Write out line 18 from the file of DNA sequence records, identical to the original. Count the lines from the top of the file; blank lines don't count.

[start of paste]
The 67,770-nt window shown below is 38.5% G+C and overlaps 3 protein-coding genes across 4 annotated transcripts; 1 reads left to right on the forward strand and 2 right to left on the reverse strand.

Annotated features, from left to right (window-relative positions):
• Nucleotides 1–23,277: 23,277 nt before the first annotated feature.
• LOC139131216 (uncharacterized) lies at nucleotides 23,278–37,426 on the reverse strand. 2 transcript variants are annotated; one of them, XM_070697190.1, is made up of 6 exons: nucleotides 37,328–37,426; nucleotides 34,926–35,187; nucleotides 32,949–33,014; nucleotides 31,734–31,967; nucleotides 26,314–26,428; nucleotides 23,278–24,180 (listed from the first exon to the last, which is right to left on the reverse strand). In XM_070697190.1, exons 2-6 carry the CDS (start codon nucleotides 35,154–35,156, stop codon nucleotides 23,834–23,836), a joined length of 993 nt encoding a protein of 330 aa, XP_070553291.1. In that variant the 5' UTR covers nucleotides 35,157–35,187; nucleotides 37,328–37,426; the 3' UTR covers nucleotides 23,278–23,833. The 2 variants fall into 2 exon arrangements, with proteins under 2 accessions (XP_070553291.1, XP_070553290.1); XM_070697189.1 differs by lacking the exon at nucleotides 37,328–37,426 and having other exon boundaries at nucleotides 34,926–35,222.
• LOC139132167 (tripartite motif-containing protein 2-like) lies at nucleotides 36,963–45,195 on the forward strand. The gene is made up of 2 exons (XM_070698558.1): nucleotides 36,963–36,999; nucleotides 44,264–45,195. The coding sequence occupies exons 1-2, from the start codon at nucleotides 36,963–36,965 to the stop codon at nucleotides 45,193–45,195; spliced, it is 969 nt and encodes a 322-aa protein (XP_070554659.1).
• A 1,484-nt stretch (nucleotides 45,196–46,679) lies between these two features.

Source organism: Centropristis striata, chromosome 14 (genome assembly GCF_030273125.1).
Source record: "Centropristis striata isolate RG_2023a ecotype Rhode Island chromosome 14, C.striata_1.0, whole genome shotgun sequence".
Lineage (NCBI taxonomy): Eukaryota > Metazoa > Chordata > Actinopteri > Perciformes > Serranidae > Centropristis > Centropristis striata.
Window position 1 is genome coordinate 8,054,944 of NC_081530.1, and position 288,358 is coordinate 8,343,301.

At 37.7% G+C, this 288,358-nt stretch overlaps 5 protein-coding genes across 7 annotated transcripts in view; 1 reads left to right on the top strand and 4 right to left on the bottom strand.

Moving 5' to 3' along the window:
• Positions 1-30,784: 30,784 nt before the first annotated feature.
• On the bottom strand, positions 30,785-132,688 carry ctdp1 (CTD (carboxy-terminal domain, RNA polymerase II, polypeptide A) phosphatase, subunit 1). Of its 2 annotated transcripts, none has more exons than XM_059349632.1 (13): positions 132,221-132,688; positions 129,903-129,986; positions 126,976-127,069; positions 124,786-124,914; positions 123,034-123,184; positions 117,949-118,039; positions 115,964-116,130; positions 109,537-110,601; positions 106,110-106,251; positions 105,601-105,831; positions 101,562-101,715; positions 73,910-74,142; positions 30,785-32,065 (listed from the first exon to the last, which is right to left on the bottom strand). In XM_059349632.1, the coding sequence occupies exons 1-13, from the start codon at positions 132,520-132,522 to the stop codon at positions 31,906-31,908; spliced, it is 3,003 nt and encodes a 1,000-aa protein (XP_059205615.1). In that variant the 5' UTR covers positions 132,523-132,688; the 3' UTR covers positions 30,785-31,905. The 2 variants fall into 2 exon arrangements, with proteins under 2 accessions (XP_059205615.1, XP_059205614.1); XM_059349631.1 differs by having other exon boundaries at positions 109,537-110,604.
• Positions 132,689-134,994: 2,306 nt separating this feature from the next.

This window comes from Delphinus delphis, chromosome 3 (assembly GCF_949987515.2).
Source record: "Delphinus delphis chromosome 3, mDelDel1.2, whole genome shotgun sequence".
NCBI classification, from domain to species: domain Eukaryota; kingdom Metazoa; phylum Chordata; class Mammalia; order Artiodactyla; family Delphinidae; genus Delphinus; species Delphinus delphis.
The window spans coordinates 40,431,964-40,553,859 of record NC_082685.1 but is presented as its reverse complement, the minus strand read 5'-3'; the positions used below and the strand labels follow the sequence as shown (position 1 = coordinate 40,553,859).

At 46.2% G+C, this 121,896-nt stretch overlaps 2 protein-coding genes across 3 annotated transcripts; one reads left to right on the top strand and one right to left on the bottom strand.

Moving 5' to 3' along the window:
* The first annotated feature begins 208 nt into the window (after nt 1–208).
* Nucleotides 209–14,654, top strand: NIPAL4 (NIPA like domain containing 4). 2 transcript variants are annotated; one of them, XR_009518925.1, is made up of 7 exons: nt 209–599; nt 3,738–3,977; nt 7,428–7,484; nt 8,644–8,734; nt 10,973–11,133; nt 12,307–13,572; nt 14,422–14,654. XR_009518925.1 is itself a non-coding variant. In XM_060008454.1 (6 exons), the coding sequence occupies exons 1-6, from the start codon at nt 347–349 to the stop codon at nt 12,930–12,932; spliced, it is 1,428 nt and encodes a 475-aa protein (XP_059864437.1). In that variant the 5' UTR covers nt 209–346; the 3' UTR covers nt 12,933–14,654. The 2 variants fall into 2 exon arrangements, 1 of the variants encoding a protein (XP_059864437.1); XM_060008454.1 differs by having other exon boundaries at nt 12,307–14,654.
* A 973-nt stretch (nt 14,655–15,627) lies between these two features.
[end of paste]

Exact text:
NCBI classification, from domain to species: domain Eukaryota; kingdom Metazoa; phylum Chordata; class Mammalia; order Artiodactyla; family Delphinidae; genus Delphinus; species Delphinus delphis.